I gave up the fight years ago. I even have bought some “white dolls”, I just try to always buy ones with brown hair and eyes. It was HARD for me to do and I still do so while looking over my shoulder for the Race Police. One part of me wants to fight the whole lighter is better ideology.It just makes children of color feel bad, children should have dolls that represent them and look like them. They should have dolls that resemble them that they can aspire to look like. In my case that means picking the lighter doll over the darker one and that bothers me.

I suppose it is because I have to clarify in my own mind what the goal is. Is it to fight the whole idea of pale skinned light haired beauty or is it to make sure my children dolls that look like them? In this case, the personal has won out over the political. I looked over my shoulder a few times, paced around in the toy store and snatched up a pale fat little doll that looked JUST like my 13 year old did when she was an infant. I ignored the little white girl on the box and declared that the baby wasnt white, it was light skinned. Fortunately nobody has commented on the dolls and my daughters have never said anything. And why would they? If I have to sneak and buy a doll that matches my daughter, if I feel shame about it, what message am I sending them about my feelings toward them?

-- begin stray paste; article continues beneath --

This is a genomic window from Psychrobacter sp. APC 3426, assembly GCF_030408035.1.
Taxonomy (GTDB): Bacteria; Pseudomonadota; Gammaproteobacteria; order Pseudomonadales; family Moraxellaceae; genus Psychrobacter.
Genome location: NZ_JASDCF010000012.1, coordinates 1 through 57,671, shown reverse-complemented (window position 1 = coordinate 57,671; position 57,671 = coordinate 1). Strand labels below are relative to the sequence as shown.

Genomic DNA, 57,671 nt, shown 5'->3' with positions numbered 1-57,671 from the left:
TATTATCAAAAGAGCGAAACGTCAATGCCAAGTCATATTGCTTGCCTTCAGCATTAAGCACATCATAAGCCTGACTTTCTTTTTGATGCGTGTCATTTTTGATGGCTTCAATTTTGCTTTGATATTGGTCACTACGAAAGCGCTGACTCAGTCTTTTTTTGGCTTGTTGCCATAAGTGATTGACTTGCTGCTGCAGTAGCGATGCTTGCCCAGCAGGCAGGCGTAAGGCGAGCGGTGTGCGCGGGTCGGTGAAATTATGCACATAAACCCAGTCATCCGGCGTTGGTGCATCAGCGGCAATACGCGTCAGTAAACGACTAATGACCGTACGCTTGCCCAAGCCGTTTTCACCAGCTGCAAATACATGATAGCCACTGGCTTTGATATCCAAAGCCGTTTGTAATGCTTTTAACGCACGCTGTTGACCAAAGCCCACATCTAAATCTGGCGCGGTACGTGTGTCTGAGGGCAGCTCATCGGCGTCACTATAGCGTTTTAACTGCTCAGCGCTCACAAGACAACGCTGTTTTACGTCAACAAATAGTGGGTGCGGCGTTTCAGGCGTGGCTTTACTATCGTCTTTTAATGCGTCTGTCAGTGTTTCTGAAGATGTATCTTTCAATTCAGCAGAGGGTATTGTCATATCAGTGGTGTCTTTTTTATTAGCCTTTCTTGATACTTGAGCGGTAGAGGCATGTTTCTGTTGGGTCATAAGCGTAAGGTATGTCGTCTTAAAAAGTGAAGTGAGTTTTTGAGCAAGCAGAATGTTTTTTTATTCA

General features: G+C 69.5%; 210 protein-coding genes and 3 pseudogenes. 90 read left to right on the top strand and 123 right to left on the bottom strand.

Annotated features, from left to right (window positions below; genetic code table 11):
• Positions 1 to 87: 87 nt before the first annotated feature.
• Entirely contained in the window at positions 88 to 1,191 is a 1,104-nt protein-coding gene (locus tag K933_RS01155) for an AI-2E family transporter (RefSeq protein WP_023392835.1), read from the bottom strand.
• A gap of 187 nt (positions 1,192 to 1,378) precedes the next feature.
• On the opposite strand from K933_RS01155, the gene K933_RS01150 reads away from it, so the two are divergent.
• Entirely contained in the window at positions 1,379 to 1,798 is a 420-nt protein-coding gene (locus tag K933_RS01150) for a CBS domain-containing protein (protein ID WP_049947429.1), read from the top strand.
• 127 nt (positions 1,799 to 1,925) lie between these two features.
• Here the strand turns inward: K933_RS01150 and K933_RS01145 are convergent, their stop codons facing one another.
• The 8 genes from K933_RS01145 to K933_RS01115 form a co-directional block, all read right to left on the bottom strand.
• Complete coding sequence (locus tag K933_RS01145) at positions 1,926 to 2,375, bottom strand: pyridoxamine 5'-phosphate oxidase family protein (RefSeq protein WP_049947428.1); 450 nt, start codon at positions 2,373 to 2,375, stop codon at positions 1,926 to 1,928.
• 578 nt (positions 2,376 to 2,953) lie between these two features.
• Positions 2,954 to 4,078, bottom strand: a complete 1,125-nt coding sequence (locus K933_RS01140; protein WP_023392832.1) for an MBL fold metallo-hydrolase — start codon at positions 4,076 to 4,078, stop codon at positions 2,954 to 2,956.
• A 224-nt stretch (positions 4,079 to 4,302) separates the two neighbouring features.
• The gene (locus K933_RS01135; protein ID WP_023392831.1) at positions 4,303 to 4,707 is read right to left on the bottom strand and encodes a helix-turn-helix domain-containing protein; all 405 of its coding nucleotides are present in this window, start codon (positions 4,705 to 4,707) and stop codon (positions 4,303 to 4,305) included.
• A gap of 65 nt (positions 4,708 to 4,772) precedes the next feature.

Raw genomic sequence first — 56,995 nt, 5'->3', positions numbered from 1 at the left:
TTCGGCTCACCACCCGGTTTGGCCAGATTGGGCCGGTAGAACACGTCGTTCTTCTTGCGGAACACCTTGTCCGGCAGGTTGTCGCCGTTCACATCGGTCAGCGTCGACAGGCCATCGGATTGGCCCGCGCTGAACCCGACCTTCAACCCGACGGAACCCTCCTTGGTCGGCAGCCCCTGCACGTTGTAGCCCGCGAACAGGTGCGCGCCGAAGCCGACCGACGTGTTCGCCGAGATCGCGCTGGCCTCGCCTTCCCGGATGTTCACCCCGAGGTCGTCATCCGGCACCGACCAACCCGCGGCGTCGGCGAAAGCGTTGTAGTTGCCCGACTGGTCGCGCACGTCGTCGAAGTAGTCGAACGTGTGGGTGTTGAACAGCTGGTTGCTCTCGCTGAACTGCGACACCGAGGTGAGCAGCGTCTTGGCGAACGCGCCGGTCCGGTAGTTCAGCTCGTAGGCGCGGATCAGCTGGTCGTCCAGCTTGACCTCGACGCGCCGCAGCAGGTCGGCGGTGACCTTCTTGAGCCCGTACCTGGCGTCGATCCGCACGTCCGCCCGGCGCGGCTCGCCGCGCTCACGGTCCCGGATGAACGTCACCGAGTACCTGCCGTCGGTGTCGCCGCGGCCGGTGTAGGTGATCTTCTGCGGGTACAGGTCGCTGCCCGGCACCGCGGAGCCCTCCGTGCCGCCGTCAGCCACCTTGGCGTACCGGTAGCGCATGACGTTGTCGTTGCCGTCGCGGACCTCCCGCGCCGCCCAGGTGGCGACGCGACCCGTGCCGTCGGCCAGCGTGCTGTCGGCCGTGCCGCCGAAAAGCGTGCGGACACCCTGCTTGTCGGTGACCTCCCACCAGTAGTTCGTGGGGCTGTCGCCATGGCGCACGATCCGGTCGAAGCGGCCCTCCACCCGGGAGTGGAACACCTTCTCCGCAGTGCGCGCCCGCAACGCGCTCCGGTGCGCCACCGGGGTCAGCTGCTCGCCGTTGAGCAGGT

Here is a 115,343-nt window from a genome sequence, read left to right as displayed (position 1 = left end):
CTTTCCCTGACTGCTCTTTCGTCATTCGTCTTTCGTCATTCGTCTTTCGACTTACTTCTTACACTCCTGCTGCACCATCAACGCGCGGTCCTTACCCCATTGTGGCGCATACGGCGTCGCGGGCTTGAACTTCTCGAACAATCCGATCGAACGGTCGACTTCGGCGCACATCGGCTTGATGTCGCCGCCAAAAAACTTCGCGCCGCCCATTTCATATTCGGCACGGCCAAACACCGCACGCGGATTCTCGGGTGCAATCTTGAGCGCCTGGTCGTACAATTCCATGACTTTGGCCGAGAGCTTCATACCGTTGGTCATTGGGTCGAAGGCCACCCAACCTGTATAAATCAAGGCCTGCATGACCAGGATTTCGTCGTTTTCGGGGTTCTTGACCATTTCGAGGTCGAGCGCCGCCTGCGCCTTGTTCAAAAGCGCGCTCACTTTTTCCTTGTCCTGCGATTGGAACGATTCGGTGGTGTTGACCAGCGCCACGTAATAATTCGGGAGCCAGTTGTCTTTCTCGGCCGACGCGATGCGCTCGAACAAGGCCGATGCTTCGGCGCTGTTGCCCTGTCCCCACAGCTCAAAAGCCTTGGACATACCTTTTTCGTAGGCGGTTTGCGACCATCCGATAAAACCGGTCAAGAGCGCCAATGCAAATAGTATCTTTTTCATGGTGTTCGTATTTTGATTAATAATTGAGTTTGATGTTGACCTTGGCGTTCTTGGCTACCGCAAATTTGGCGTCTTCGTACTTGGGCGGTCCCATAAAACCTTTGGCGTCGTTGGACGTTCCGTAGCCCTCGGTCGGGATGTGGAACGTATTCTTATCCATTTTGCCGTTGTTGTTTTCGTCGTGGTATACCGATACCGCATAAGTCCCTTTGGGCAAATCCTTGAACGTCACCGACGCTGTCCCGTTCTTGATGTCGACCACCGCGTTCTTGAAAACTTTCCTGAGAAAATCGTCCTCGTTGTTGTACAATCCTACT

My younger child was watching the beginning of Maldeamores, she simply commented on Luis Guzman and asked about her father. She also thinks all brunettes are me, regardless of “race”. If a woman has long dark hair, beige skin and brown eyes its me. So she saw the movie and didnt blink- its Luis Guzman his wife and kid, whats the big deal. Childhood is bliss.

My daughters and I match, that doesnt happen much in my family. So it will be interesting to me to see how their perceptions of themselves form. Will they have a more accurate view of themselves because they see me every day, as opposed to me who still imagines herself to look like her mother.

In seeing me with other people and how I fit in or stand out, will they grow up with a better perspective and ability to see how others perceive them? And can I also step outside and see myself as I see others and realize that even I, someone who should know better, can gawk and point and secretly wonder, “Is that REALLY his kid?” and scoff. If I do it, if even I find it surprising sometimes, how can I be angry at people to whom this is a strange new phenomenon when they do it to me?

(photo is of me in my old man black socks, with my hand on my leg.even though my arms are the same color as the 2 white chicks i work with and i can tell you this, i still BELIEVE myself to appear significantly darker than them.I believe myself to be the same complexion as Dwayne The Rock Johnson.Realistically? Persia White)